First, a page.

"Collaboration with AWS will focus on the chassis initially, but we are not ruling out the extension of AI methods to engine development," revealed Binotto. The engine has been an issue for Ferrari since the technical directives issued at the fag end of the 2019 season. Its 2021 engine is better, but right now it is working on a bold new engine for 2022 which it hopes will make it the class of the field. The development of this engine is important as there is an engine development freeze starting 2022 lasting till the end of the 2024 season. 

But as AI progresses and Ferrari's partnership develops further it is quite possible AWS will be deployed for the 2025 engine formula or the development of the powertrain. Many believe it could be a 50-50 hybrid between a V6 internal combustion engine powered by biofuels like ethanol and an electrical element like the current one - though the electric capabilities are expected to dramatically be increased. F1 bosses alongside the CEOs of the various manufacturers and the heads of Audi and Porsche are meeting this weekend to discuss the same. 

As always is the case with Ferrari in its storied 70-year history, the technology that's developed for F1 often is the basis of its iconic road cars and that will continue, reveals Binotto. He hopes that AWS will help with accelerating that synergy even further. 

"Within Ferrari's DNA, there's a very strong link between the track and the road. In over 70 years that our company has been in existence, there have been very many technological solutions that have been tried first on the race cars, in particular, the Formula 1 cars and then transferred to road cars bearing the Prancing Horse emblem. That goes too for the work we do with our partners and I'm sure that the partnership with AWS will result in an acceleration of technological innovation, even when it comes to the road cars," he said. 

In 2025 Ferrari also has plans of releasing its first EV which will likely coincide with a more enhanced electrical element in the 2025 engine formula - by then AWS and Ferrari would be working quite closely so Binotto's comments are in line with what the roadmap suggests.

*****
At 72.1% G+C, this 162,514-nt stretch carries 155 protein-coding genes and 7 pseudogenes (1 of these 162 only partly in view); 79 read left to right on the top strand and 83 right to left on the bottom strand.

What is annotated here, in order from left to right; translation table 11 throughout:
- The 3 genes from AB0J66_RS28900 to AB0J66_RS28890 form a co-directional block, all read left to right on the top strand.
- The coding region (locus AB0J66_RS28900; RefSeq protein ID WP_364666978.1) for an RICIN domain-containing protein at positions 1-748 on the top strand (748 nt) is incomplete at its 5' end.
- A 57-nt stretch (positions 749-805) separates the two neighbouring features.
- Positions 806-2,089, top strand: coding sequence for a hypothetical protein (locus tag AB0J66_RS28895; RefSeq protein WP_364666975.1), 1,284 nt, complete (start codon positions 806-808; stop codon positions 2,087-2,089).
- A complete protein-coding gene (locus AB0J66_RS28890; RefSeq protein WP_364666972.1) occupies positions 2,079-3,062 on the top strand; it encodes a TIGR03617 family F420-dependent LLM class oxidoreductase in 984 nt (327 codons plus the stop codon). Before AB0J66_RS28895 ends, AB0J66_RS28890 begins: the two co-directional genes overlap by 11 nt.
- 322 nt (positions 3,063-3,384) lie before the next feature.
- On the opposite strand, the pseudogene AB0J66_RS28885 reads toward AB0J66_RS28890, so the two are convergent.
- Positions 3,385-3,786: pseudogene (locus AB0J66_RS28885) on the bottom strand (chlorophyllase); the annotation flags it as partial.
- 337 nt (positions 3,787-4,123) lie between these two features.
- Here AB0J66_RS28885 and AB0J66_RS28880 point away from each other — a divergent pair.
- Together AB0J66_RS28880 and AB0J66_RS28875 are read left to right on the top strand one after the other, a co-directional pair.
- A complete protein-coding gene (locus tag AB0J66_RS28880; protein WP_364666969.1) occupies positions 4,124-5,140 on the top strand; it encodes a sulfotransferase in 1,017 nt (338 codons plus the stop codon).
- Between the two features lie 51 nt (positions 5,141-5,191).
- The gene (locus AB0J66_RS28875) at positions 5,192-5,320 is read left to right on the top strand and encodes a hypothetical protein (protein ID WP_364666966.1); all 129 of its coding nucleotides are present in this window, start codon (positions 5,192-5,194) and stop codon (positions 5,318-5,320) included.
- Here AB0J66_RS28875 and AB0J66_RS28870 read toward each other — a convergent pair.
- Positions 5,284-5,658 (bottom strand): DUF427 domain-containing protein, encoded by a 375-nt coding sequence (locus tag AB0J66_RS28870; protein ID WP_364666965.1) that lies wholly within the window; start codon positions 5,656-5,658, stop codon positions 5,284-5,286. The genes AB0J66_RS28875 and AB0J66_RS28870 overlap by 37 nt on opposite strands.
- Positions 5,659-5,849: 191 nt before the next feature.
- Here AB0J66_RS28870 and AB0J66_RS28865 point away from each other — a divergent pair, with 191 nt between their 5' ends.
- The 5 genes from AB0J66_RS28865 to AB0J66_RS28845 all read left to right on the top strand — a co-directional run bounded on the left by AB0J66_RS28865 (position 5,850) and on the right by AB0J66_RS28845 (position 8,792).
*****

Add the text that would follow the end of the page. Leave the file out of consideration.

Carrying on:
The Ferrari Engagement Platform Will Be Built Using AWS


Ferrari has a fan engagement theme park in Abu Dhabi

But one of the things that Ferrari really is excited about is leveraging its history as the most iconic and popular team in the sport. Together with AWS Ferrari talked about creating an engagement platform for its fans. It already has the Abu Dhabi, Ferrari fan world, in the physical format, but it really hasn't done anything in the digital realm. AWS will enable that. 

"The idea of creating an app for fans of the Scuderia came about in the very early stages of our talks with AWS. Our common goal is to give the tens of millions of Scuderia fans a tool that allows them to experience in real-time the life of the Scuderia. Our fans are an invaluable asset and we have decided to create an app specifically to strengthen our ties with them," said Binotto.

"In the past decade, social media has increased the opportunities for opening dialogue, but an app is a unique opportunity to create an on-line community where fans from around the world can share their passion for the Prancing Horse and to a certain extent get to feel part of its legend," he added. 


Last Updated on July 1, 2021